What’s the first rap song by a Houston artist? It’s debatable but most cite a few records that came about between 1985 and 1987.
But there’s another much older often forgotten candidate – Johnny “Guitar” Watson’s “Telephone Bill.”
By 1980, when he made “Telephone Bill,” Johnny “Guitar” Watson had long been based in Los Angeles, but he was born and raised in Third Ward.
While lots of older blues and R&B artists are credited with coming out with rap songs – people like Andre Williams, Blowfly, the Last Poets, Bo Diddley, Louis Jordan, Gil Scott-Heron and the Last Poets – their work doesn’t sound as if it belongs to the exact same chain of influence as the hip-hop of today. Some belong more to the spoken-word poetry tradition, others just happen to have jive-talked over music. Most seem more like collateral cousins to today’s hip-hop rather than ancestors.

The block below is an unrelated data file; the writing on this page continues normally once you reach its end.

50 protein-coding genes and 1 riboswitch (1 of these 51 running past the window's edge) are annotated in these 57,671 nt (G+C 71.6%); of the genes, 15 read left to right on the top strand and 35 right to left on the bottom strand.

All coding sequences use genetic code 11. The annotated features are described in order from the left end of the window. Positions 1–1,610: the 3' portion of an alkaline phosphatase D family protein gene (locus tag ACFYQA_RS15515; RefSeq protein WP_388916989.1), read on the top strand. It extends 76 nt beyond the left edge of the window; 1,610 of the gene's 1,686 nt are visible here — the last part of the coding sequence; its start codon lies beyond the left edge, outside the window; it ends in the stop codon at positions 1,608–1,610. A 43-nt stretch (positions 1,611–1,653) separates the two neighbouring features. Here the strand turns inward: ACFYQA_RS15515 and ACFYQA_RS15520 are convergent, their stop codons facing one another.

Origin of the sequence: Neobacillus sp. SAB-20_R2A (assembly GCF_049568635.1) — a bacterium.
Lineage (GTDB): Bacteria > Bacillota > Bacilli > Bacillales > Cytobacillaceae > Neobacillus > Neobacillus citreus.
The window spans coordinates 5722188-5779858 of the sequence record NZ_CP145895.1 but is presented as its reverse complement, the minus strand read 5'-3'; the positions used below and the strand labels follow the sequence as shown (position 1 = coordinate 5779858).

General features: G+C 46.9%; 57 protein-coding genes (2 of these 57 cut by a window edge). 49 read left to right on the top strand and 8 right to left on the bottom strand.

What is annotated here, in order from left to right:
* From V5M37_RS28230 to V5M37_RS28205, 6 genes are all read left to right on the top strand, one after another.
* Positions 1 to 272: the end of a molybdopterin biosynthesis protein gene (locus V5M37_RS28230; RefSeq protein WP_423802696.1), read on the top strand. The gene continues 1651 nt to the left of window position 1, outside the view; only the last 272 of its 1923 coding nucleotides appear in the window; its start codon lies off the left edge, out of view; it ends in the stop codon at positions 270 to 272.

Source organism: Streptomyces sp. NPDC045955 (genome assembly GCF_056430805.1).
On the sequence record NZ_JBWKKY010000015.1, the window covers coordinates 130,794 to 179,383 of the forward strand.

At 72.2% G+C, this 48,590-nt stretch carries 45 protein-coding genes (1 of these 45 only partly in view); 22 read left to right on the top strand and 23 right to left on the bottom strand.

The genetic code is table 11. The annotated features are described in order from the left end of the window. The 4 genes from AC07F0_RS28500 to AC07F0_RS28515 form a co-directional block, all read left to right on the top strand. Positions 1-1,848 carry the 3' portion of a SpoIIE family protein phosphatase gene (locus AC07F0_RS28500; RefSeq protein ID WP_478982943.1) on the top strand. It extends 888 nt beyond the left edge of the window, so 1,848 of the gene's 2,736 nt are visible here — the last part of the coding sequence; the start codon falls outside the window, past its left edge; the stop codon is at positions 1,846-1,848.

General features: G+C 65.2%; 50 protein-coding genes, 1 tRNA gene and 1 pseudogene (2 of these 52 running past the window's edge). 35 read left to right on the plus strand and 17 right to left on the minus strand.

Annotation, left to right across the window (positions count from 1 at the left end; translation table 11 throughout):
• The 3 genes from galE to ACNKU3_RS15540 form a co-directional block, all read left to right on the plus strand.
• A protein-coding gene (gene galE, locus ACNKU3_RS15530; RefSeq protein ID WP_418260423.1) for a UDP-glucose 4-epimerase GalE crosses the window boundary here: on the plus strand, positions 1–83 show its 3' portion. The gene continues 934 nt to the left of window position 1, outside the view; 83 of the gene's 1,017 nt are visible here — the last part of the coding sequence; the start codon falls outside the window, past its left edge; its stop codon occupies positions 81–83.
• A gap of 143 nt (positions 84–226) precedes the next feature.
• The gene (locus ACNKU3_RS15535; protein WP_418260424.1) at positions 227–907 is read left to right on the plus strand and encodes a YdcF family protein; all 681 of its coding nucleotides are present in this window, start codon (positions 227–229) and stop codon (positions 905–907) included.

By contrast, “Telephone Bill” sounds like what would have happened if Kurtis Blow had come from Third Ward instead of The Bronx. Watson’s rhyme scheme, humorously woe-is-me subject matter, and musical flow shows a clear influence on Devin the Dude and was years ahead of its time, as was the live musical backing.
As with most of Watson’s work, the song drew as much from the past as it pointed the way forward. No less than his disco or funk tracks, “Telephone Bill” contemporizes but never leaves behind the good-n’greasy old Dowling Street blues. I especially dig Watson’s phrasing on the guitar solo on the outro. – John Nova Lomax
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